Smoking a corn cob pipe is almost as American as apple pie. From Mark Twain to Douglas MacArthur, the Missouri Meerschaum has been the cob of choice.
A little corn cob history
In 1869 Missouri Meerschaum began making corncobs in America’s heartland. The company took the Meerschaum name as a way to clearly show the purity of the tobacco flavor when smoking from a cob. Today tobacco aficionados still often use corn cobs to test new blends, because of their pure smoking qualities and inexpensive price point.
Do I need to break in my corn cob pipe?
We are often asked about how to break in a corn cob pipe. After all, almost every “Getting Started” article you read about smoking a pipe talks about the break-in process. The process is a little different for cobs.
The process of building cake on a briar pipe is an important one. However, it is unnecessary and can actually determinantal to the smoking process with a corn cob. What is unique about these pipes is how they absorb harsh flavors naturally and disperse them through the slightly-more-porous cob. Building cake in the cob will prevent this from happening. However, it’s a myth to say that cobs don’t need any break in at all. Compared to briar, it might be smaller and less of a time commitment, but some early break in is still necessary.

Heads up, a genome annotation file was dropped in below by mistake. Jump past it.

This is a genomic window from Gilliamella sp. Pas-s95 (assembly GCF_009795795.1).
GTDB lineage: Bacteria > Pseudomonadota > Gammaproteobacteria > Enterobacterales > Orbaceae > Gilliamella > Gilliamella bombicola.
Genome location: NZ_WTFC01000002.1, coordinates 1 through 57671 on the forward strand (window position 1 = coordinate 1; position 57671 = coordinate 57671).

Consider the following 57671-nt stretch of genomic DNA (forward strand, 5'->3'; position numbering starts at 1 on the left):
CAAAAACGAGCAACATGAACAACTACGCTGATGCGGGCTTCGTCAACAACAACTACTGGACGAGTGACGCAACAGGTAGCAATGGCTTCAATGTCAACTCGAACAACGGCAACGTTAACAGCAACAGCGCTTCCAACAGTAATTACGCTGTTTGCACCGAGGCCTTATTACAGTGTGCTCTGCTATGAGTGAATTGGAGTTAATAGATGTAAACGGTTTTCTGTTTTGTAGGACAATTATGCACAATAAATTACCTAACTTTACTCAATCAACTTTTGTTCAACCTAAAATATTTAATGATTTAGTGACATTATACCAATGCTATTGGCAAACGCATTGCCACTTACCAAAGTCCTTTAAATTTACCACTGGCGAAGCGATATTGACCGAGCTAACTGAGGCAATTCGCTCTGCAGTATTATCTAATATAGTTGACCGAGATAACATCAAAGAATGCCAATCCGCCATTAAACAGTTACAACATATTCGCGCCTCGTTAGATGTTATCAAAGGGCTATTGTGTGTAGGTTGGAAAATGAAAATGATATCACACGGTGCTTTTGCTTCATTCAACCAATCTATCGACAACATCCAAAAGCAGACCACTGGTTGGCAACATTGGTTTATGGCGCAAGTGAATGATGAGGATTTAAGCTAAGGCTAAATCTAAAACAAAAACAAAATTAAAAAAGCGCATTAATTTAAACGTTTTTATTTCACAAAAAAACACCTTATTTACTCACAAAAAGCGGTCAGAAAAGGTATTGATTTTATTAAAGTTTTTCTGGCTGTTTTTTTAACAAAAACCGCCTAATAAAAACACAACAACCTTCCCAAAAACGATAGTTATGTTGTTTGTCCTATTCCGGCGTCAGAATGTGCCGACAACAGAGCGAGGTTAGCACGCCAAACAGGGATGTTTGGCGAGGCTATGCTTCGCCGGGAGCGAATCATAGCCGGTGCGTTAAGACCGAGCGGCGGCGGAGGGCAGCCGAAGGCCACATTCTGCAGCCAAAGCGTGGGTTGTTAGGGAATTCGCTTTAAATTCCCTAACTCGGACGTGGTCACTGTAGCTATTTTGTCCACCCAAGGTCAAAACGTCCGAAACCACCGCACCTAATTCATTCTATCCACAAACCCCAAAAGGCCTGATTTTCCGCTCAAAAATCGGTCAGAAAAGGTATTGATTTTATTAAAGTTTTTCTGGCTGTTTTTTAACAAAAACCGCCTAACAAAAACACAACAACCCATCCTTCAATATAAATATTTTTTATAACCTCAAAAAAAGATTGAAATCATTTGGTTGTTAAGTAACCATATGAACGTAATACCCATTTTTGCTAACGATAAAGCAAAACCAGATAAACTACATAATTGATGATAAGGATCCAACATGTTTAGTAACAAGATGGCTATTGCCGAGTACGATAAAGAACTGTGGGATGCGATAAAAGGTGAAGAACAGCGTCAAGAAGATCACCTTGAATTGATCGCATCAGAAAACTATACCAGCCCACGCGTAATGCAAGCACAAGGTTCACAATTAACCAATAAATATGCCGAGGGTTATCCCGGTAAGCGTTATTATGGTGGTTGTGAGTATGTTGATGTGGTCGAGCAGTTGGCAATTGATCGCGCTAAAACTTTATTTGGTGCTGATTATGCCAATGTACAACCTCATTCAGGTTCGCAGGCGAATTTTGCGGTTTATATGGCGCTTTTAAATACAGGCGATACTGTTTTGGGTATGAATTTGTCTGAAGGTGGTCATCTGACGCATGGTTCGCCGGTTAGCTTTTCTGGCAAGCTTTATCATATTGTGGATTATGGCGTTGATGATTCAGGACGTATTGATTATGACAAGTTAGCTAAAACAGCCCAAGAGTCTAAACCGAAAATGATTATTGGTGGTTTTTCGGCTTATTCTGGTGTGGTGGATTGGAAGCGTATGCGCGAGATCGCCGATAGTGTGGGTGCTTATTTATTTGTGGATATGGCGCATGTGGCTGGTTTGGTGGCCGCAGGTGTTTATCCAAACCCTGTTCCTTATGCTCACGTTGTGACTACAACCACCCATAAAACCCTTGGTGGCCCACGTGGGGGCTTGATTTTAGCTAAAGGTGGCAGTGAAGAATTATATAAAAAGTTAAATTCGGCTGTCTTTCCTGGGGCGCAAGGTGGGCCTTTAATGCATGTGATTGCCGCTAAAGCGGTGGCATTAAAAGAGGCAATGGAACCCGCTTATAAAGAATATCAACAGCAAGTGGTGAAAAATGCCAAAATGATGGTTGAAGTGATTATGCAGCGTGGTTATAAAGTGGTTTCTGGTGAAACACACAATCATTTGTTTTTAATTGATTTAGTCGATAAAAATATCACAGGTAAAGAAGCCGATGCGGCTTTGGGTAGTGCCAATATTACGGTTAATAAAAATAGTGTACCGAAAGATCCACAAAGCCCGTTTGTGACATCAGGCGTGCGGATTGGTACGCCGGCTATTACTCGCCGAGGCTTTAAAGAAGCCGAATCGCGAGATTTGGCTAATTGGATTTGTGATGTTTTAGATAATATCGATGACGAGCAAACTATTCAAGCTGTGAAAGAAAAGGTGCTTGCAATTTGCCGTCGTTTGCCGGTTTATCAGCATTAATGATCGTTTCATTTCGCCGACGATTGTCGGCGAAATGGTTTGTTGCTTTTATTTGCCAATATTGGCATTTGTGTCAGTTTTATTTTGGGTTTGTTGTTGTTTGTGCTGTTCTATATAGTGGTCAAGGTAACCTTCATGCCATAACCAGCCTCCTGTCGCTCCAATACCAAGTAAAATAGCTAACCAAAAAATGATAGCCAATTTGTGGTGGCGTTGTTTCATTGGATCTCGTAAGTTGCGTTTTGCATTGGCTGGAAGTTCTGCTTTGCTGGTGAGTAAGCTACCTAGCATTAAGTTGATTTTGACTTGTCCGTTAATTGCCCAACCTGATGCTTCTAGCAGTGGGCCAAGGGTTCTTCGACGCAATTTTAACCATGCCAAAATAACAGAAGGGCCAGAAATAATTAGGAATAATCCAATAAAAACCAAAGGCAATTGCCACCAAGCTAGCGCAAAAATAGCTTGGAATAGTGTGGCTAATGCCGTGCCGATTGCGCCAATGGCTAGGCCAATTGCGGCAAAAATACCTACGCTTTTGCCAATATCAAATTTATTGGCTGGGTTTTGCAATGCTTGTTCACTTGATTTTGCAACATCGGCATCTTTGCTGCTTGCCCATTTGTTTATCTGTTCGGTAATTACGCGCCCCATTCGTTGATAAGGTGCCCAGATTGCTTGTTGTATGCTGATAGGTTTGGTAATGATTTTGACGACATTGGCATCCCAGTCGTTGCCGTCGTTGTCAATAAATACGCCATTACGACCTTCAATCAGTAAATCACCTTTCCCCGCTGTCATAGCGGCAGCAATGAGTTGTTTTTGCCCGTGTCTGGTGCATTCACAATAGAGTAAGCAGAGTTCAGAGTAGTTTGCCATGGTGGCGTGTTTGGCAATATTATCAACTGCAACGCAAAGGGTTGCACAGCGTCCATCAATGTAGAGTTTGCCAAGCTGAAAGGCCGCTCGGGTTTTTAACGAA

The 3-Step corn cob break-in process
According to John L. Patton, a 50-year veteran smoker, there are a few steps to breaking in a cob. They are:
- Take the first few bowls just further than bad. When you get to the bottom of the bowl it will start to taste bad. This is because the wood from the shank inside the cob will start to burn. Take a few extra puffs at this point to help char the wood.
- Let the tobacco smolder until it’s burnt out. Don’t clean your cob immediately. Sit it down to burn out. After the first couple of bowls you can use the reamer on your pipe tool to start knocking off that charred wood. Around half dozen bowls should do it, for a good break in.
- Leave the natural pipe mud alone. This process will cause a natural buildup of ash and moisture at the base of your pipe bowl. Leave it alone! This will create a natural fill at the base of the bowl so you don’t burn out your cobb.
As with nearly every aspect of smoking a pipe, these are suggestions that work for many (and have worked well for us). You can find a myriad of opinions in online forums. One of the things we like best about cobs is there accessible price point. For this reason, they are a great way to experiment with different tobaccos, techniques and tricks.
Do you smoke a corn cob pipe? Do you agree or disagree with these techniques for breaking in a new cobb? We would love to read your comments and best tips below.